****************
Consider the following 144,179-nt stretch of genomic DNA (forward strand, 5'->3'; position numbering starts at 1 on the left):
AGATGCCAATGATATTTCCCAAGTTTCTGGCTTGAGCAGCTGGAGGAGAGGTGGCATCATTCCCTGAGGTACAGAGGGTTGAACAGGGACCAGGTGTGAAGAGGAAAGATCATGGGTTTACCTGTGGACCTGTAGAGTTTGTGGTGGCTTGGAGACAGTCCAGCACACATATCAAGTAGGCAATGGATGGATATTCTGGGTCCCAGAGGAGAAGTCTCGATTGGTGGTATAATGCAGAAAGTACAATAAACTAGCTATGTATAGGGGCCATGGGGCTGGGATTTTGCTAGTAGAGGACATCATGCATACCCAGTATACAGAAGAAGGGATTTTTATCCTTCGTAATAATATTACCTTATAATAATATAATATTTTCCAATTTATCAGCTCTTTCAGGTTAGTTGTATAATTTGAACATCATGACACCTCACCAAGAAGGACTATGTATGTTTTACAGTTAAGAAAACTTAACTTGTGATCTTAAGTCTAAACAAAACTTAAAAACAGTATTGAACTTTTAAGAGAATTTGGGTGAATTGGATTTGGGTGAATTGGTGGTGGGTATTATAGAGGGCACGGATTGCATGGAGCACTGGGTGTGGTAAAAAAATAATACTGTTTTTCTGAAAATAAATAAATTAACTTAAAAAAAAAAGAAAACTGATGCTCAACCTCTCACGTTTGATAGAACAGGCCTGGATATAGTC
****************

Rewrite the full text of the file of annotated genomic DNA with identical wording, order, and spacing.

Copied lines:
Consider the following 144,179-nt stretch of genomic DNA (forward strand, 5'->3'; position numbering starts at 1 on the left):
AGATGCCAATGATATTTCCCAAGTTTCTGGCTTGAGCAGCTGGAGGAGAGGTGGCATCATTCCCTGAGGTACAGAGGGTTGAACAGGGACCAGGTGTGAAGAGGAAAGATCATGGGTTTACCTGTGGACCTGTAGAGTTTGTGGTGGCTTGGAGACAGTCCAGCACACATATCAAGTAGGCAATGGATGGATATTCTGGGTCCCAGAGGAGAAGTCTCGATTGGTGGTATAATGCAGAAAGTACAATAAACTAGCTATGTATAGGGGCCATGGGGCTGGGATTTTGCTAGTAGAGGACATCATGCATACCCAGTATACAGAAGAAGGGATTTTTATCCTTCGTAATAATATTACCTTATAATAATATAATATTTTCCAATTTATCAGCTCTTTCAGGTTAGTTGTATAATTTGAACATCATGACACCTCACCAAGAAGGACTATGTATGTTTTACAGTTAAGAAAACTTAACTTGTGATCTTAAGTCTAAACAAAACTTAAAAACAGTATTGAACTTTTAAGAGAATTTGGGTGAATTGGATTTGGGTGAATTGGTGGTGGGTATTATAGAGGGCACGGATTGCATGGAGCACTGGGTGTGGTAAAAAAATAATACTGTTTTTCTGAAAATAAATAAATTAACTTAAAAAAAAAAGAAAACTGATGCTCAACCTCTCACGTTTGATAGAACAGGCCTGGATATAGTC